Clearly, bidding such a huge project would not be easy and could even backfire for Aird.




“We had to walk the job to survey it to grasp the magnitude of the work,” Aird says. “It was ravaged. It was a mess, made worse by all the mechanical, electrical, plumbing and security that had to be channeled into the walls and ceilings. That work was supposed to be done concurrently with us, so there would be a lot of climbing over one another.”




Imagine bidding a job with terrible start-up conditions. Add that multiple trades would be green-lighted to work simultaneously and that the goal would be to renovate some 50,000 square feet of 90-plus-year-old plaster—quickly. To price the project properly, Aird says he used “industry standard value pricing units” available for plaster restorations.




“That was our baseline,” he says. “We had the architectural drawings, and the architect indicated what would be necessary. He had outlined the work areas in his survey, but that was just during his walk-through. During the course of the job, as other trades began doing their demolitions, creating MEP penetrations and destroying walls, we did more surveys—three written and photographic surveys—to assess our work. We gave them a change-order.”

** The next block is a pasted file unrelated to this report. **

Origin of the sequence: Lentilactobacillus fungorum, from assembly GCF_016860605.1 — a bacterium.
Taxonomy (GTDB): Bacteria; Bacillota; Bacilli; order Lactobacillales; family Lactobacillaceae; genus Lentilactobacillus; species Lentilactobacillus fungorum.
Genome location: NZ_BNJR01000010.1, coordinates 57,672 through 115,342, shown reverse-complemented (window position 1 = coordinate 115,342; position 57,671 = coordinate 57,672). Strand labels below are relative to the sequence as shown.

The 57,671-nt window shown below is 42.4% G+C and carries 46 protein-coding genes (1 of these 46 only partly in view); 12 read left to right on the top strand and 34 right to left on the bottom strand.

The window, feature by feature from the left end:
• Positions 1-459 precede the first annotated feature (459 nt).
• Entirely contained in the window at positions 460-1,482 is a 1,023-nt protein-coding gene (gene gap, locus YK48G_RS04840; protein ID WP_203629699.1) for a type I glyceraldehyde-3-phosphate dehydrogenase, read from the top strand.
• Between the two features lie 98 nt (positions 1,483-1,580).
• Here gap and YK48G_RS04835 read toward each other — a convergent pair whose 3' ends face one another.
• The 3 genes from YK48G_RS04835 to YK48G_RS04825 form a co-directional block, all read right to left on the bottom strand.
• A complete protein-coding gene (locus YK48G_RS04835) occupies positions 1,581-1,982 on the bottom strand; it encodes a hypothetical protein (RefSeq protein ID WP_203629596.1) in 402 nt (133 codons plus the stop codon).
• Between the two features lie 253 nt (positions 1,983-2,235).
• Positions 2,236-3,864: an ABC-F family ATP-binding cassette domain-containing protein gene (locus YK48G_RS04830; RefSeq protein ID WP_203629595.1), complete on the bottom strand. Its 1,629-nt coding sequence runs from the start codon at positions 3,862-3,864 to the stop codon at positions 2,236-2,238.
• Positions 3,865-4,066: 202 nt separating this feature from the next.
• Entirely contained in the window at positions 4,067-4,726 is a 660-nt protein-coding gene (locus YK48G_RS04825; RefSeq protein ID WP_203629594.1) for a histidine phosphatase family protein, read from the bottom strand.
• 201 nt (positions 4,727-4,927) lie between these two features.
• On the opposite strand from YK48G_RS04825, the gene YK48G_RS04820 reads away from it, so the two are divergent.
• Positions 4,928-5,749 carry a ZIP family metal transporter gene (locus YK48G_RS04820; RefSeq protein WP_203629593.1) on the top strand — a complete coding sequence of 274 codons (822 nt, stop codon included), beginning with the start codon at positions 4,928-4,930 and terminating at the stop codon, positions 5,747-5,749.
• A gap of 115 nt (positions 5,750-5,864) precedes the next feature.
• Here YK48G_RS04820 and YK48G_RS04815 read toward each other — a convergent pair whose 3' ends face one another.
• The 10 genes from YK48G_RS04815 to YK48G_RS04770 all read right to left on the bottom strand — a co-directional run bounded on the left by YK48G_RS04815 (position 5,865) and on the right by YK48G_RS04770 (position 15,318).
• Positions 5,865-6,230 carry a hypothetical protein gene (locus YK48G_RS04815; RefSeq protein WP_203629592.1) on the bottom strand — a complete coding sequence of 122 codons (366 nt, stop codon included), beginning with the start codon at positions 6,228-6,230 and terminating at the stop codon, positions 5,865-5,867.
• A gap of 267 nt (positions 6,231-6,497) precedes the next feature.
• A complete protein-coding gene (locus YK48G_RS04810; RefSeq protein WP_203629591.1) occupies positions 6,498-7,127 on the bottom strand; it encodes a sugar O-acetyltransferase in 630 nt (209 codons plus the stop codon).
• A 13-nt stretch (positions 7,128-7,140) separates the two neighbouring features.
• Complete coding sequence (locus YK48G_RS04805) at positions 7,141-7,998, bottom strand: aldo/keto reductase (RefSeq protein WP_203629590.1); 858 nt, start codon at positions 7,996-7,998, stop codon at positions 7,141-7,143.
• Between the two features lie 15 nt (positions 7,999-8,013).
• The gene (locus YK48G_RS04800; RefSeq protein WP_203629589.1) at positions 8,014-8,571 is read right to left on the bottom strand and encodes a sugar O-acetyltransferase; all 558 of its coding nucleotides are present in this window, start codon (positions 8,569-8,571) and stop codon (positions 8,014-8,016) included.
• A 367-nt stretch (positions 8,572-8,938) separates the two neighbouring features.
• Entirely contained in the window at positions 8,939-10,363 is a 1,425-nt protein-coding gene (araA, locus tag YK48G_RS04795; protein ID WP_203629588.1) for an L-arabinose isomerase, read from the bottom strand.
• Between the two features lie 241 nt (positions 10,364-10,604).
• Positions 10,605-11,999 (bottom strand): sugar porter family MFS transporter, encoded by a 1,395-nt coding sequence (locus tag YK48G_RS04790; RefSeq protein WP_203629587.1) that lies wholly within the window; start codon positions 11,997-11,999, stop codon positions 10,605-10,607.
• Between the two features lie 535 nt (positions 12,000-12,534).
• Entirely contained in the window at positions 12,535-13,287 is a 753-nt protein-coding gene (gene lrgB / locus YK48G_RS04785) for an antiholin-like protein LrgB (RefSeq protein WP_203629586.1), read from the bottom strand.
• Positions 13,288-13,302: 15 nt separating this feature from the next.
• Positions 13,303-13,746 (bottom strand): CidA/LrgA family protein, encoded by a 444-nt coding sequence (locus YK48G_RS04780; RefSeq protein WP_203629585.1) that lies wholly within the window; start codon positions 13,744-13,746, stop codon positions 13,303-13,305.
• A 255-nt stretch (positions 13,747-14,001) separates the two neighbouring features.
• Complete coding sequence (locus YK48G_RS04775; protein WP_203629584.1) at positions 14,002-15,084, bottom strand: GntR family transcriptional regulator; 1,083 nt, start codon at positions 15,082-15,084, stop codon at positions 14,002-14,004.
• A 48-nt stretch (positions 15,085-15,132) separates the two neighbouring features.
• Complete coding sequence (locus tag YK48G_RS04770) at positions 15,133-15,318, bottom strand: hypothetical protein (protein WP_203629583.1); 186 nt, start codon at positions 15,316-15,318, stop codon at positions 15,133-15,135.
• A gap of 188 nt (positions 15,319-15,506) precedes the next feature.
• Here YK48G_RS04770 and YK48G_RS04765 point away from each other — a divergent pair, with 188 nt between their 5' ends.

“Maybe there could have been a better way to inventory the overall plaster work that had to be done,” Wiley says. “In the end, the amount of work done was more than anyone had anticipated. The original plaster had deteriorated that much.”




Matching the Original


“Our goal with the plaster was to match the original,” Aird says, “In the early 1900s a black pitch-like material was applied to the brick, which allowed the plaster to adhere.”




“We used a great deal of galvanized diamond lath for adhesion of plaster to the walls,” Aird continues. “In instances where the plaster was shattered but solidly attached to the wall, we’d overlay the wall with a bonding liquid, embed fiberglass mesh and plaster over it. In other places, we carved out the plaster and put back a three-coat.”